What is Cider? (Part 3)

We describe time as a tool of the cider maker, as it is an important element in making the finest cider! While a mass-market cider might be made from concentrate at any time of the year, with the fermentation taking as little as a few weeks, on the finer end of the spectrum, time is a slower thing! We've said that such makers need patience, but the best really know how to work with time and how to make the right choices at the right moments!

As fine cider making is seasonal (the apples only grow once a year, the maker only gets one chance to make cider each year) a maker might only get 50 seasons, so 50 attempts, to make cider in their lifetime! Not only do they need to work with this cycle, fitting to natures clock; striking a balance between experimenting to explore and educate themselves, and placing their annual bet based on what they have already learnt, but they must give each seasons cider all the time it needs to be its best. 

For some ciders and styles, this will be less time, for others this may be years! But categorically, such cider takes a lot longer to make than mass-market cider - rather than a few weeks, it will take a minimum of months, usually across the whole of winter and into Spring. The fermentation will slow down when the liquid gets colder, and pick up when it gets warmer; so in winter things go slow, then pick up when the weather warms back up in Spring. We call this a long, slow fermentation and it's a great way for the cider to develop complexity as it changes from juice. So for many fine ciders, the apples will grow under the summer sun, then having been pressed in Autumn, their juice will ferment over winter and into spring, before the cider is ready to drink the following summer; it's a lovely cycle!

But this isn't always the case, some styles, because of their nature, will be ready earlier, such as the beginning of Spring. The key is that the maker gives the cider all the time they feel it needs to be at its best. Often, this will mean a maker giving it 6 or 9 months, a year, or even longer, and over this time it will keep on changing and developing, be it in a tank or barrel, or even in the bottle! It comes down to experience and intuition, and has an element of gambling to it: is it tasting the best it can be now, and will more time help improve it? 

The 'season' of a cider (such as 2019) is the year the apples were grown, not the year the cider was resealed; it's also sometimes called the 'Vintage'. This is as the weather that year will shape the way the apples grow, and is a huge factor in how the cider will taste. But 'season' is also used to describe the events that unfold each year, the timeline if you will, as the cider is made! It tends to go like this:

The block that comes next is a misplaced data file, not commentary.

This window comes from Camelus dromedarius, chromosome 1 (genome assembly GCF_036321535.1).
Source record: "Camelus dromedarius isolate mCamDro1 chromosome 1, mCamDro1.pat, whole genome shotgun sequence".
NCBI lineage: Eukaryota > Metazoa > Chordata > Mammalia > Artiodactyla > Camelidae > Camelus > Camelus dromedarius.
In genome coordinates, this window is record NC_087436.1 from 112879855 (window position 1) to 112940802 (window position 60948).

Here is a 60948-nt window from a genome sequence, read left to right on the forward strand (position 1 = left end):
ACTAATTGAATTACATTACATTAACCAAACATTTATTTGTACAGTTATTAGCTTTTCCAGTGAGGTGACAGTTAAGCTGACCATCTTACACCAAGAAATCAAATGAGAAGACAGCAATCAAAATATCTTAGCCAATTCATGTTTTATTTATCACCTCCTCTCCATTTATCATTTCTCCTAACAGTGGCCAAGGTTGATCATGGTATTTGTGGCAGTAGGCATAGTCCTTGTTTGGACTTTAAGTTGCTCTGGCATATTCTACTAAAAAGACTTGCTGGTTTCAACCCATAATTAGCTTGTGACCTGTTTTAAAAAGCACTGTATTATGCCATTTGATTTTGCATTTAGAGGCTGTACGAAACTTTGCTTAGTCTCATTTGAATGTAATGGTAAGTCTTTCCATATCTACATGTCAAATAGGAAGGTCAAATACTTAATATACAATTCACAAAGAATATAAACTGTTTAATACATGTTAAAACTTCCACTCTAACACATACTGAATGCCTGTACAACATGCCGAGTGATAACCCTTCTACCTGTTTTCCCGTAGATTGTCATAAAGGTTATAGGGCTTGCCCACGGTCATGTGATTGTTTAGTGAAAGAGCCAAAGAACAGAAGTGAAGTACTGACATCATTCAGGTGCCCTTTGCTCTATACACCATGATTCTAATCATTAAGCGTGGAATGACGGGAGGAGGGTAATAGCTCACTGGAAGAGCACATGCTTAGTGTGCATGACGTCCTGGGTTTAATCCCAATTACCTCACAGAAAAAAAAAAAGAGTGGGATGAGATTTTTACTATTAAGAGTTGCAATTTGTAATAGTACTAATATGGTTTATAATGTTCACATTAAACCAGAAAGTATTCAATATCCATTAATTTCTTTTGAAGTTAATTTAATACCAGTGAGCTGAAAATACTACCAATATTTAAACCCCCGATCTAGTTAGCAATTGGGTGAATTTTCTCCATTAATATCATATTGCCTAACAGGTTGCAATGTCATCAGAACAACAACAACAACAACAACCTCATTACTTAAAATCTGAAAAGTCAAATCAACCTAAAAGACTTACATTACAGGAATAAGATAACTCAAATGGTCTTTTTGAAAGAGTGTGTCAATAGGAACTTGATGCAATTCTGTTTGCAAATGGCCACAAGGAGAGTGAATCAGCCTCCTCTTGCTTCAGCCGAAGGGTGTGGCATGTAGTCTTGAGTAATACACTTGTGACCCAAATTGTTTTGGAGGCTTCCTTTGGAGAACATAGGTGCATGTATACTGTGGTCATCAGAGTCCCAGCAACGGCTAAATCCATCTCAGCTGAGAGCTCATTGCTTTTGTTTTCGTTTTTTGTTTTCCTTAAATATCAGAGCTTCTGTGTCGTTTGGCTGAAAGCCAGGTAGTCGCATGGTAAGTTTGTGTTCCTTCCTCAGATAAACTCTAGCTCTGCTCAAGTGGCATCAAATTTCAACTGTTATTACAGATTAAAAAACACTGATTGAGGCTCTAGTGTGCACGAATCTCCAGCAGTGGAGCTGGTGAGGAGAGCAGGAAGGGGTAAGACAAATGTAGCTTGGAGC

It all begins in spring, as the trees start showing the first signs of new life and the days get longer! They burst into blossom so that insects like bees can pollinate their flowers, so the fruit will eventually grow. After the petals have fallen, in their place the apples will begin to grow, soaking up the summers sun, as the tree's roots pull in water overnight. 

Summer is the time when the apples on the tree turn from little newborns, into fully-fledged fruit, as the tree is fuelled by sunlight (the more sun there is in a year, the more sugar that tends to be created in the apples, and as we know that sugar is fermented to make alcohol, the more sugar in the apples, the higher in alcohol the cider can be). In a good year, it's incredible how many apples even a fairly small tree can produce; branches can get so heavy with apples that they hang to the ground and even snap off the tree!!

By autumn, the trees are covered in apples; flashes of yellow, green, red, even pink, purple and gold. Some are smooth and waxy looking, others rough and russeted, some are a single colour, others a mix of colours, some are tiny, others are huge; some perry pears look like small apples, and some apples are elongated at the base, almost a little like upside down pears!

When an apple variety is ripe and can be picked and pressed is the question on the cider makers mind! But it's not always a simple one: in the UK at least, some apple varieties will be ripe in September, but others might not be ripe until Christmas! This can be helpful, as a maker can harvest and press different varieties at different times, spreading things out, rather than having to do everything at once.  

Once pressed (be it in Autumn, or Winter) it's time for fermentation! Some styles require the maker to be very hands-on or closely monitor the fermentation as it begins, other styles just mean leaving the fermentation alone to do its thing! So after all of the effort of harvesting and pressing the apples, winter can be a quieter time, as the fermentations begin their journey, the yeasts setting about making cider! Winter is often a time that makers and orchardists might prune their trees, as pruning can be an important part of keeping trees healthy and growing good fruit.  

Guess what happens next ...
Then the cycle starts all over again, as Spring arrives and the blossom is back!! But, that's not the end of our story...as we said, it can take years to make a fine cider, so the seasons really overlap. So in the cider makers season, there are times of intense labour and quieter times when they must simply wait. There are times of great suspense, and times of difficult decisions and choices to be made!! 

First things first, are you of legal drinking age?

No, but I'm working on it